Most of us know how it feels to not have a good night’s sleep. We can feel lethargic and irritable. Sleep is so important that even after as little as 24 hours we can start to be affected. Compare this to food and water. Generally, people can last a week or more without food and a few days without water, however, after just one full day without sleep our general health and well being suffers. Of particular concern is the effect lack of sleep has on our cognitive functions and our overall mental health. This post examines some of the current research on lack of sleep and poor mental health outcomes.
The Effects of Sleep Deprivation
You don’t need to have a sleep disorder to be sleep deprived. Work and family commitments can affect how much time we are able to allocate for sleep. Stress and lifestyle factors can also influence both the quality and quantity of sleep. Sleep deprivation can affect us both physically and mentally. Lack of sleep can contribute to memory problems, cardiovascular disease as well as behavioural problems. Poor sleep is also associated with weight gain and type 2 diabetes. There is some suggestion that sleep deprivation has been used as a way to control prisoners of war as well as recently being used as an interrogation method, essentially as torture. I won’t expand on these claims further but as usual, do your own research if you have any doubts as to the importance of sleep. Sleep is clearly important for both our physical and mental well-being but is often neglected as being crucial in an overall health plan.
Sleep Disorders and Mental Health
Recent research by Delhikar et.al (2019) found a relationship between individuals with Obstructive Sleep Apnea (OSA) and memory impairment. Their study demonstrated reduced auto-biographical memory recall, as well as an impaired ability to remember specific events from the past. The authors state this effect on memory is a contributing factor to depression in individuals with OSA. Krizan and Hisler (2018) found a link between restricted sleep and increased anger. They suggest losing as little as two hours sleep over a couple of nights was enough to produce increases in anger particularly when exposed to unpleasant situations. Additionally, they present studies that show short sleep duration is a major contributor to depression and substance abuse.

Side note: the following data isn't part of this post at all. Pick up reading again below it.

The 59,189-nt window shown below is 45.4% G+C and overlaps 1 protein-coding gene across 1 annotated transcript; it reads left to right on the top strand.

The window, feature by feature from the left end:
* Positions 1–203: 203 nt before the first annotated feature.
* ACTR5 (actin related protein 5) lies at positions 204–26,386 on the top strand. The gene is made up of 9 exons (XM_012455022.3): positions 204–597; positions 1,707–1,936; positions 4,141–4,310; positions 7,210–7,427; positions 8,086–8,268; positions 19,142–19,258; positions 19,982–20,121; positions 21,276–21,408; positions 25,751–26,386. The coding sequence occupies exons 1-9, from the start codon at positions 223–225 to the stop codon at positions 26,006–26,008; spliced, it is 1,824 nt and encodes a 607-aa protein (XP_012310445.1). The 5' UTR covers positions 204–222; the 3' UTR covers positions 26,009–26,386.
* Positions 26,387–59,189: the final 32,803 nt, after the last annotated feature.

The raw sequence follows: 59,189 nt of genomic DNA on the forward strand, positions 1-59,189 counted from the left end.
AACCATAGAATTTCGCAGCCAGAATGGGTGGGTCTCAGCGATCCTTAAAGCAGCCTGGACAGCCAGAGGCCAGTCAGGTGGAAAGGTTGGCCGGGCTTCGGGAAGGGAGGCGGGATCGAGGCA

Anecdotal evidence would suggest that being continually tired whether by a sleep disorder or shorter sleeping hours would contribute to feelings of irritability and depression. Being tired just doesn’t feel good and some of you may be thinking, I don’t need science to tell me that. While it is true our own experience is what really matters, I feel it is helpful to realise the science behind it is validating that experience. The relationship between poor sleep and poor mental health is of course reciprocal. Individuals who experience depression or anxiety may have trouble sleeping and individuals who have trouble sleeping may have increasingly poor mental health. Hopefully the information presented so far has helped you to realise the value of sleep as part of your mental health approach.
Improving your Sleep
Regardless of your current situation there are steps you can take to improve your sleep. Many of them are common sense, such as, avoiding caffeine close to bedtime, reducing alcohol and tobacco and making sure your bed and bedroom are comfortable. Improving sleep quality is often referred to as sleep hygiene or sleep health. As it is beyond the scope of this post to provide solutions to every person’s individual sleep requirements and situation, I will provide a link to a great resource on sleep health. Tuck.com provide a comprehensive website on all aspects of good sleep as well as the relationship between mental health disorders and sleep. I have no affiliation, either financially or personally with this site but feel it is a great one stop resource for improving sleep. If you feel that your sleep quality or quantity is affecting your health, then do your own research as well as discussing with your health professional. Make sleep a part of your overall health plan and particularly an important part of your mental well-being. Sleep well.
Wishing you all the best in your journey
Delhikar, N., Sommers, L., Rayner, G., Schembri, R., Robinson, S. R., Wilson, S., & Jackson, M. L. (2019). Autobiographical Memory From Different Life Stages in Individuals With Obstructive Sleep Apnea. Journal of the International Neuropsychological Society, 1-9.
Krizan, Z., & Hisler, G. (2018). Sleepy anger: Restricted sleep amplifies angry feelings. Journal of Experimental Psychology: General. Advance online publication. http://dx.doi.org/10.1037/xge0000522
Tuck, Advancing Better Sleep (2019) Everything you need for a great night’s sleep. Retrieved from http://www.tuck.com